As an ethical hunter, achieving a quick kill is the ultimate goal when it comes time to loose an arrow or pull the trigger. All you have to do is aim for the deer's vitals. Simple, right? Well, yes and no. Simply placing your shot in the boiler room is the surest way to bring an animal down quickly, but there's plenty to consider before and after you pull that trigger or release that arrow.
It's Deer Hunting 101 for many of you, but it never hurts to review. And new deer hunters join the ranks every year. The information given here may seem slanted toward bowhunting, but it also applies to a rifle or shotgun hunter. Here are the basics of deciding where to aim.
Where Are Deer Vitals?
The vital area is the lungs and heart location. The heart and lungs are vital organs, hence the term. If the lung and heart are damaged significantly, blood loss or suffocation occurs, and death comes quickly.
Ideally, you want your shot placement to hit both lungs and heart. So a broadside shot is the most preferred. It presents the surest scenario for your bullet or arrow to strike both organs, usually putting the deer down quickly. There are, of course, other shots that will drop a deer. Headshots and spine shots will drop a deer in its tracks, but these can be tricky. Missing a headshot by a couple of inches can seriously wound, but not kill, a deer. Suppose you miss and hit the jaw or other area in the head. In that case, the animal may escape, only to die an agonizing death from starvation or longevity of the wound.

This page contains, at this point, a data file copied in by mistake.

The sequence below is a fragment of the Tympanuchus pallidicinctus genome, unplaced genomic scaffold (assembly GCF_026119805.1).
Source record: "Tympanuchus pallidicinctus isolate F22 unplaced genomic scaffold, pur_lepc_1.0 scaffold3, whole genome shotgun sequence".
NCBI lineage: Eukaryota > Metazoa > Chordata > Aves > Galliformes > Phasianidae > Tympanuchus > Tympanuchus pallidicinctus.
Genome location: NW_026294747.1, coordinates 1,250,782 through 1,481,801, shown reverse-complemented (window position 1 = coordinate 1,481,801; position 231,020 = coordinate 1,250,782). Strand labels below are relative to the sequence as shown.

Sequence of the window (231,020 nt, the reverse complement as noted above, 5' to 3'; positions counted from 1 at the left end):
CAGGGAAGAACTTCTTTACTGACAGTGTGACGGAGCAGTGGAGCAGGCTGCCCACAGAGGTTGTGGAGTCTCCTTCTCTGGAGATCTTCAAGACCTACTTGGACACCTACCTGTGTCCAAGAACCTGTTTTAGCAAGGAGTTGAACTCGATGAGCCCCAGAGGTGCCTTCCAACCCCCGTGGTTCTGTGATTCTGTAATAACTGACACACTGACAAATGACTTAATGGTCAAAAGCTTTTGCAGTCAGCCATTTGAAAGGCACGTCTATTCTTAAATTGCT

Take a headshot with a rifle only if you are a skilled marksman and are 100-percent confident of your shot. It should go without saying that a bow shot to the head is highly inadvisable.
Neck shots can be lethal if you hit the spine. Missed the spine? You've probably got a wounded deer on your hands. There is little margin for error. There are other factors to be aware of when attempting head and neck shots, but we'll focus on the more reliable deer vitals shot.
You need to know a few things about deer anatomy to make a good shot from different angles. You also need to know the capabilities of your chosen weapon. The shot you make with your .308 Win. may not be advisable for your 50-pound longbow. A deer's shoulder blade provides little resistance to a rifle bullet, but that same bone could stop an arrow from reaching the vitals. You must be aware of the animal's front leg and shoulder when aiming for the vitals. The position of the leg dictates the position of the shoulder blade. The shoulder blade in a deer is not necessarily considered heavy bone. Still, it could be heavy enough to impede an arrow from traditional archery equipment.